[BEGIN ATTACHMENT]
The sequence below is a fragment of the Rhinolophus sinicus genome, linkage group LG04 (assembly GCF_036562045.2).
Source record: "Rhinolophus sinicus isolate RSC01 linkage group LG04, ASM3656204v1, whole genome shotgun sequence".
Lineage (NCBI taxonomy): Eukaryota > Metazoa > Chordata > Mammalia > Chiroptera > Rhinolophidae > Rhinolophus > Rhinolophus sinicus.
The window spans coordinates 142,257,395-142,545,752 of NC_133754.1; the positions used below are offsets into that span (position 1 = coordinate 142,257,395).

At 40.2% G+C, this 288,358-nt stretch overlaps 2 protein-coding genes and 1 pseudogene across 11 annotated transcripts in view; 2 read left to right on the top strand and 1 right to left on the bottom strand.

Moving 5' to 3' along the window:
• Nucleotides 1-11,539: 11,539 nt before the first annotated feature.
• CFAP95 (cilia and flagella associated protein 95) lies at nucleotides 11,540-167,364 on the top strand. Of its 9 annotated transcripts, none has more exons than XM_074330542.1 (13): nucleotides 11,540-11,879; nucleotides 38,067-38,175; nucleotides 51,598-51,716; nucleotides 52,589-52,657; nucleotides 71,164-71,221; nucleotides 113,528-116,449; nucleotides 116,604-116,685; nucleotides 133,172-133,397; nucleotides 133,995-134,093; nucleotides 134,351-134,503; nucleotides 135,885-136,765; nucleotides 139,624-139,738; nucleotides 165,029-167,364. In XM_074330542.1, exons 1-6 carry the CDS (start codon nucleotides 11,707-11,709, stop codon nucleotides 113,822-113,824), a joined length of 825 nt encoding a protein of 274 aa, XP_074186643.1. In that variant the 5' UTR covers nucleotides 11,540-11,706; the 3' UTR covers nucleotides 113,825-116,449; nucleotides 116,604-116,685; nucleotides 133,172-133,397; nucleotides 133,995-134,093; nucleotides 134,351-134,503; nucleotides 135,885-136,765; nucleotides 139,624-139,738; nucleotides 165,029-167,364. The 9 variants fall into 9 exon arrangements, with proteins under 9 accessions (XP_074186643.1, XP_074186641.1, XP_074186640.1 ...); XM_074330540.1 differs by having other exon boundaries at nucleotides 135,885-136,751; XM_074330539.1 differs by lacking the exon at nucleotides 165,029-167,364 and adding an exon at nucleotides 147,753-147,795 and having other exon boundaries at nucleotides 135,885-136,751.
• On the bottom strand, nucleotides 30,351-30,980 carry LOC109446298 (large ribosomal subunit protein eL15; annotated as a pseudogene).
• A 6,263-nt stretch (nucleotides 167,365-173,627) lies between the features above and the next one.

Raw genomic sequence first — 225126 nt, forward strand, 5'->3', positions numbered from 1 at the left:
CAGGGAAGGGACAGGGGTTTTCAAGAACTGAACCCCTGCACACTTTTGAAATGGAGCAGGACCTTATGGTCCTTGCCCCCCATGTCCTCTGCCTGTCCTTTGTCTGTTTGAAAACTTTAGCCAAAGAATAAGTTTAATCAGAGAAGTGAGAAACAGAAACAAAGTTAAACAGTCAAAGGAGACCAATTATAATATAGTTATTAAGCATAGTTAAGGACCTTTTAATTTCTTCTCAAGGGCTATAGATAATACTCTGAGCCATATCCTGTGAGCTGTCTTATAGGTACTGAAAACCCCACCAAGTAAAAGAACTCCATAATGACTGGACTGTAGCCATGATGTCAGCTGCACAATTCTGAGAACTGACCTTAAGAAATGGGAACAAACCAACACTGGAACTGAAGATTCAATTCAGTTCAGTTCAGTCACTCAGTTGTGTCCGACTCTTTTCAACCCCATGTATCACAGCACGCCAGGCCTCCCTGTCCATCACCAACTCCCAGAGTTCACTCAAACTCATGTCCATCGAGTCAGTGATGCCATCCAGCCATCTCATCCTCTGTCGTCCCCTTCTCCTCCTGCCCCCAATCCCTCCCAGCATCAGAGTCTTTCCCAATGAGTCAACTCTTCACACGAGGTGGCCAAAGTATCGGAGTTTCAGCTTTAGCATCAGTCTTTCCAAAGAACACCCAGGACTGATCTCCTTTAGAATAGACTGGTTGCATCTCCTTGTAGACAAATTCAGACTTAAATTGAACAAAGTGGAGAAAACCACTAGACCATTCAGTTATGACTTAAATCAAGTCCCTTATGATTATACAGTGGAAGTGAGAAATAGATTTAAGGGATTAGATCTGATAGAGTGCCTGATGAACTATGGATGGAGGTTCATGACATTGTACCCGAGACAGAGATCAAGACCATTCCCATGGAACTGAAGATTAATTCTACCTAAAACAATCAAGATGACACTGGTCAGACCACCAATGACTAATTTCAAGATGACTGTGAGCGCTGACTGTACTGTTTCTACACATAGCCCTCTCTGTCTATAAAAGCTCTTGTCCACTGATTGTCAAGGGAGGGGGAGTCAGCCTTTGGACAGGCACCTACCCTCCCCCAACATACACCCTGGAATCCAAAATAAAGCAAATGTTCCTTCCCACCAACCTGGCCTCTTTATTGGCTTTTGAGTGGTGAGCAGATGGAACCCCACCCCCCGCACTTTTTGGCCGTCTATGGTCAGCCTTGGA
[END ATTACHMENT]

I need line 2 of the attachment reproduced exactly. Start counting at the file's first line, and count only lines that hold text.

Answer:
Source record: "Rhinolophus sinicus isolate RSC01 linkage group LG04, ASM3656204v1, whole genome shotgun sequence".